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Father Daniel, priest and martyr

24 November 2009

Fr Daniel Sysoyev

The murder of Father Daniel Sysoev last week has shocked Russia. Father Daniel, aged 34, was shot by a masked gunman at St Thomas’s Church in southern Moscow last week. The parish choir director, Vladimir Strelbitsky, was wounded in the shooting.

Father Daniel worked in a multiethnic suburb of Moscow, where people of many different nationalities lived, including many Muslims. He was active in mission and evangelism and more than 30 former Muslims had been baptised in the Church. Shortly before his death Father Daniel said he had received death threats because of his missionary work.

There is an interesting interview with Fr Daniel about his missionary work at Orthodox/Islam — Voices from Russia:

I last met with Fr Daniil just last week… I was going to write an article about his missionary school. He opened it two years ago at his parish, St Thomas church. Classes meet twice a week, the curriculum includes a comparative analysis of Islam and Orthodox Christianity, the strengths and weaknesses of each religion, and in-depth study of both the Koran and the Bible. Fr Daniil, himself half-Tatar in ancestry, was the only priest in Moscow who advocated preaching Orthodoxy amongst the migrants and guest workers. His clerical colleagues called him the “Orthodox Wahhabi” for the fire gleaming in his eyes and his passionate speeches.

Last Sunday was the 24th Sunday after Pentecost — Tone 7 (9th of Luke). Afterfeast of the Entry Into the Temple.

The Prokimenon for Tone 7 has the verse:

The Lord shall give strength to his people
The Lord shall bless his people with peace.

And the Epistle reading, Ephesians 2:14-22, seemed very appropriate for the work of Father Daniel

14 For He Himself is our peace, who has made both one, and has broken down the middle wall of separation,
15 having abolished in His flesh the enmity, that is, the law of commandments contained in ordinances, so as to create in Himself one new man from the two, thus making peace,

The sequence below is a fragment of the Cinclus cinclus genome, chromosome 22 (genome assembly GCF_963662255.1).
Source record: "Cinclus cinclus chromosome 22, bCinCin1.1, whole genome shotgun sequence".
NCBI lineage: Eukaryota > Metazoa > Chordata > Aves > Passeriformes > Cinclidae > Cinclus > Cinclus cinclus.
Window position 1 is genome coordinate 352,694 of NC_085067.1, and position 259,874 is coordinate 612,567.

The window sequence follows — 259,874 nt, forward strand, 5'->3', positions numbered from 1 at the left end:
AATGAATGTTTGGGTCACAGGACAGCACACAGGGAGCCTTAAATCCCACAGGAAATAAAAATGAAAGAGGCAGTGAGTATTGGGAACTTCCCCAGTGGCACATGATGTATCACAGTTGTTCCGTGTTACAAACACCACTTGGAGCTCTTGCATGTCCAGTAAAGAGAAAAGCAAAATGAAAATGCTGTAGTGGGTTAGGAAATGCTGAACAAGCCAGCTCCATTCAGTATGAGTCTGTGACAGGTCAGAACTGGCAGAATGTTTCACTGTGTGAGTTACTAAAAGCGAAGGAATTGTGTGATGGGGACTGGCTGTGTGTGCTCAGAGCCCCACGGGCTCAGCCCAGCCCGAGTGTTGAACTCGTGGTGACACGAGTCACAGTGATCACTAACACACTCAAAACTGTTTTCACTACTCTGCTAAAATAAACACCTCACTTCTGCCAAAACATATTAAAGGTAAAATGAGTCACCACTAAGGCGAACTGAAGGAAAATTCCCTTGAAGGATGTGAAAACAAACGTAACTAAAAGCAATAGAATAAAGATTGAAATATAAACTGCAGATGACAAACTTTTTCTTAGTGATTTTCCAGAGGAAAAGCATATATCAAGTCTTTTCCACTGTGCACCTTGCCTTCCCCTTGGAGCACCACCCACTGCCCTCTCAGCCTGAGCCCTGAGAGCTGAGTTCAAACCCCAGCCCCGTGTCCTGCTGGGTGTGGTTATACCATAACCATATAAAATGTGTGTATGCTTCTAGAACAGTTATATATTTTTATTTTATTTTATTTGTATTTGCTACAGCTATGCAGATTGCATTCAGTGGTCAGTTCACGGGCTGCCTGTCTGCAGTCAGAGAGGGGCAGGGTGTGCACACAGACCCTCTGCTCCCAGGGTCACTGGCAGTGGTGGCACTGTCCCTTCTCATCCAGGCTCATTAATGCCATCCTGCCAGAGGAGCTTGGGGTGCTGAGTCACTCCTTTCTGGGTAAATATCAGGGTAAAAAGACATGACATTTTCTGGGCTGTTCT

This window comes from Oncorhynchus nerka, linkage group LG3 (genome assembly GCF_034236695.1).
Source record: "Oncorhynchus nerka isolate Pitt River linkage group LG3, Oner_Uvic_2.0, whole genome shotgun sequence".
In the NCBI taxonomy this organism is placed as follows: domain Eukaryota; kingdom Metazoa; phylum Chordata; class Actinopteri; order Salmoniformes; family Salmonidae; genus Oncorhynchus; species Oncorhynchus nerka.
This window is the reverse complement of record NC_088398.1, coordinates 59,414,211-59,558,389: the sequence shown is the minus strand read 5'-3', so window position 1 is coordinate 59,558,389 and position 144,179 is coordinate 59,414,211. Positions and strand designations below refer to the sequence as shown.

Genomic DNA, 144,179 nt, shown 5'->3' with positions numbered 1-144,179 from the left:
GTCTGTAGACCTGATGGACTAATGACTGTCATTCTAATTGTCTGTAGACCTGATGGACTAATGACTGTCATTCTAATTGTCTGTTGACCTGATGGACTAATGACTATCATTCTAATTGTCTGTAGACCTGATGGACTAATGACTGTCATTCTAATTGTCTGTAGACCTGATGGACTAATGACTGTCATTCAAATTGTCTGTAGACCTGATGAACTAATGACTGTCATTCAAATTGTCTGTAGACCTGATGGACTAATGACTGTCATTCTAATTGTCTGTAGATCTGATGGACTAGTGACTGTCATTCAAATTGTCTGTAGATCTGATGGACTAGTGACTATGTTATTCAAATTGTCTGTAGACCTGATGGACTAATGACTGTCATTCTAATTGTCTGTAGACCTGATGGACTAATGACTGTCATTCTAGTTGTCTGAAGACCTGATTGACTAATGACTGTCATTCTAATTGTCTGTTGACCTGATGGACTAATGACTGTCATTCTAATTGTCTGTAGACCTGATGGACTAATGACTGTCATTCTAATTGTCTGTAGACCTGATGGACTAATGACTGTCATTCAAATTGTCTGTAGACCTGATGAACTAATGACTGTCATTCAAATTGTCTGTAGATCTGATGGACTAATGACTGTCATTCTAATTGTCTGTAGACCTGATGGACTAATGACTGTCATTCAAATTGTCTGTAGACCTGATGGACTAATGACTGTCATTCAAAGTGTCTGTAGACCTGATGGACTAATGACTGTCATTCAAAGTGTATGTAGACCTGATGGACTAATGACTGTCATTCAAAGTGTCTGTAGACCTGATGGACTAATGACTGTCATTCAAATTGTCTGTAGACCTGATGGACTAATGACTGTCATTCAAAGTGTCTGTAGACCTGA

16 and that He might reconcile them both to God in one body through the cross, thereby putting to death the enmity.
17 And He came and preached peace to you who were afar off and to those who were near.
18 For through Him we both have access by one Spirit to the Father.
19 Now, therefore, you are no longer strangers and foreigners, but fellow citizens with the saints and members of the household of God,
20 having been built on the foundation of the apostles and prophets, Jesus Christ Himself being the chief cornerstone,
21 in whom the whole building, being fitted together, grows into a holy temple in the Lord,
22 in whom you also are being built together for a dwelling place of God in the Spirit.

In his life and ministry Father Daniel tried to bring people from all kinds of ethnic and cultural backgrounds into the inclusive fellowship of the household of God.

But some people do not like that.

In Genesis 12 God promised Abraham that he would make his descendants a powerful nation, and they would be a blessing to all nations. But Abraham’s descendants found it easier to remember the first part than the second. They remembered the “powerful nation” part, but forgot the part about being a blessing to all nations.

And those of us on the new calendar were also commemorating the Afterfeast of the Entry of the Theotokos into the Temple. She came to the old temple, made with hands, but she herself was the new temple, giving birth to the One who would draw all men to Himself.

Today is the prelude of God’s goodwill
and the prophecy of the salvation of men
the virgin appears openly in the temple of God and foretells Christ to all
so let us cry to her with loud voices
rejoice, thou who art the fulfilment of the Creator’s providence.

She who is to give birth to the one who breaks down the wall of separation.

People have recently been celebrating the 20th anniversary of the breaking down of a wall of separation in Berlin, yet even as they celebrate, another wall has arisen in Israel/Palestine. But Christ breaks down the wall of separation between Jew and Gentile, between Russian and Azerbajani, between Pedi and Shona, between white and black. He is our peace.

The Lord shall give strength to his people
The Lord shall bless his people with peace.

So I preached on Sunday in Mamelodi. And so Father Daniel preached in Moscow. But he didn’t merely preach it, he lived it, and died for it.

6 Comments leave one →
  1. 3 December 2009 12:05 am

    What a waste! How sad! When will these antipathies end?

  2. 19 June 2013 1:20 pm

    The antipathies between Islam and Christianity will end when Islam is no more.

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